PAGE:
I’m currently using an Audio Technica AT PL120. It’s working pretty well for me. No complaints at all. It has a built in pre amp for use in receivers that don’t have a phono setting. It came with a decent cartridge, but I’m planning to upgrade soon. It was around $200 when I got off of Amazon Dec. 2009.
My budget is $100-250.
Help him out!
The new release from Ryan Adams & The Cardinals. Solid double LP of stuff from the Easy Tiger sessions. Red (but king of purplish) and blue vinyl records. The album sounds great and it’s been put together with nice packaging and art design.
There’s something here for everyone. Some tracks would sound at home on a Whiskeytown release, while others are straight up rock songs (there’s even a little jam band noodling on one track, if you’re into that sort of thing). My only (minor)criticism is that some tracks share very similar guitar riffs. But, I guess if it ain’t broke, right?
On a side note both discs on my copy are labeled incorrectly, but that’s just an example of one of the idiosyncrasies.
Every novel is a license to obsess. To fixate on a subject—chess, comic books, Yiddish, the Khazars. To go overboard; to pluck the beeswax stoppers from the ears, cut the restraints, and freestyle madly toward the siren subject that is calling from the shore.
Vinyl records, for example. Early on, I decided to make a used-records store on Telegraph Avenue one of the key settings of my novel in progress. Okay, maybe “early on” is an under-exaggeration. Maybe it would be more accurate to say “the entire novel is just a pretext for spending as much time and money as I possibly can in used record stores.” (A similar rationale doubtless underlies my projected next novel, the epic Tacos Al Pastor.)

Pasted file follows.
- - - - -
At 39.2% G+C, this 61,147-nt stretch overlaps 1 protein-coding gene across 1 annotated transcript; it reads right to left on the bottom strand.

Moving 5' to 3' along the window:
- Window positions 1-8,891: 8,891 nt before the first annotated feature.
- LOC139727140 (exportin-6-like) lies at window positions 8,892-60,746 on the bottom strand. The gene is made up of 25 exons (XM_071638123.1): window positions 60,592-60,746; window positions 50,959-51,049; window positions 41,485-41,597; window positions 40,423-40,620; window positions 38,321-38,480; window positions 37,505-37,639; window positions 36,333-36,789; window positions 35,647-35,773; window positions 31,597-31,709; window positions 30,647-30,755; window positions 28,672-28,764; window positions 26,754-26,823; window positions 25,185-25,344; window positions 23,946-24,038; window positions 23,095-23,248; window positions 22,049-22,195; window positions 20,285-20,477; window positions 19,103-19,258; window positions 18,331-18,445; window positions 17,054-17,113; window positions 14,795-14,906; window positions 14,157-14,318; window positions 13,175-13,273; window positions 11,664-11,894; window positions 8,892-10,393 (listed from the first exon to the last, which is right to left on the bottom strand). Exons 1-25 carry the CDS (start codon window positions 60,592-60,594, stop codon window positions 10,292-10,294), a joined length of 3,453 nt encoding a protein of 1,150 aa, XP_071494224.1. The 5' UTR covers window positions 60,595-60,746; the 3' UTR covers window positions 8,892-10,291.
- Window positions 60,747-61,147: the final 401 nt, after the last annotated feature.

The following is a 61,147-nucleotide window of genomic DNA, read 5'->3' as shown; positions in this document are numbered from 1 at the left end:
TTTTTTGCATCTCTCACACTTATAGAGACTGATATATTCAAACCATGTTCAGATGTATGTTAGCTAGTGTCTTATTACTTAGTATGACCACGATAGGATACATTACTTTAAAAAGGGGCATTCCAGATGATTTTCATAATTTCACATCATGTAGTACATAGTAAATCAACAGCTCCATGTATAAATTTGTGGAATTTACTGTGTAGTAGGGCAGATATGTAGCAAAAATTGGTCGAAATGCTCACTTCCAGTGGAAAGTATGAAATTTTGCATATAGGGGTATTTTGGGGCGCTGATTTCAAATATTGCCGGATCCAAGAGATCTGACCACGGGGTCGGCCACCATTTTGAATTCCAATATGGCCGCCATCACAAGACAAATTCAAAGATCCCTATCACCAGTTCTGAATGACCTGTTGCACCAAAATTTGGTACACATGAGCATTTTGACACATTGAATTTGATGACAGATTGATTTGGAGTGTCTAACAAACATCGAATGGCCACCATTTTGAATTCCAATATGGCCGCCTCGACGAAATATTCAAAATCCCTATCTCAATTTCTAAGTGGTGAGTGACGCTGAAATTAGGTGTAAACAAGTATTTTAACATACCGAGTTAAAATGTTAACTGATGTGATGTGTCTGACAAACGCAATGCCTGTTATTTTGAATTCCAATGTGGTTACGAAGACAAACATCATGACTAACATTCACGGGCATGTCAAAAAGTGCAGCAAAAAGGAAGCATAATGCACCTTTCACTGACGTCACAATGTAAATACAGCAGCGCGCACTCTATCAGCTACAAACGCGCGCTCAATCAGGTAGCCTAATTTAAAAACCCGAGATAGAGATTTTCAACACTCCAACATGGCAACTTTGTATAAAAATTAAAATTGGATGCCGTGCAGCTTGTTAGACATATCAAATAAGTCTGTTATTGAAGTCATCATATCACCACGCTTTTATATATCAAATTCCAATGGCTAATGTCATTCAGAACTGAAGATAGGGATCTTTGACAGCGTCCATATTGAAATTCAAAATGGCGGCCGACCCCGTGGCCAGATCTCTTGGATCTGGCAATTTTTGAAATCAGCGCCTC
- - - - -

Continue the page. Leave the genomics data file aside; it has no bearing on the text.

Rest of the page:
At some point in the course of my thrilling, exhaustive and necessarily prolonged research among the crates and cratediggers, I encountered Wax Poetics, the greatest magazine in Known Space (sorry, Atlantic). Beautiful, well-written, intensely curated, WP articulates a hip-hop based theory of the history of black music on vinyl, 1950-1980. Borges argued that every writer creates his or her own precursors, that a great writer like Kafka retrospectively alters the way we read his predecessors. This is the line taken by Wax Poetics toward postwar black popular music; as if hip-hop were the root, and soul the flower; hip-hop the constellating line that draws an animal in a scatter of stars.” —Michael Chabon discusses how, while researching “Telegraph Avenue,” he revisted music he hadn’t listened to in decades.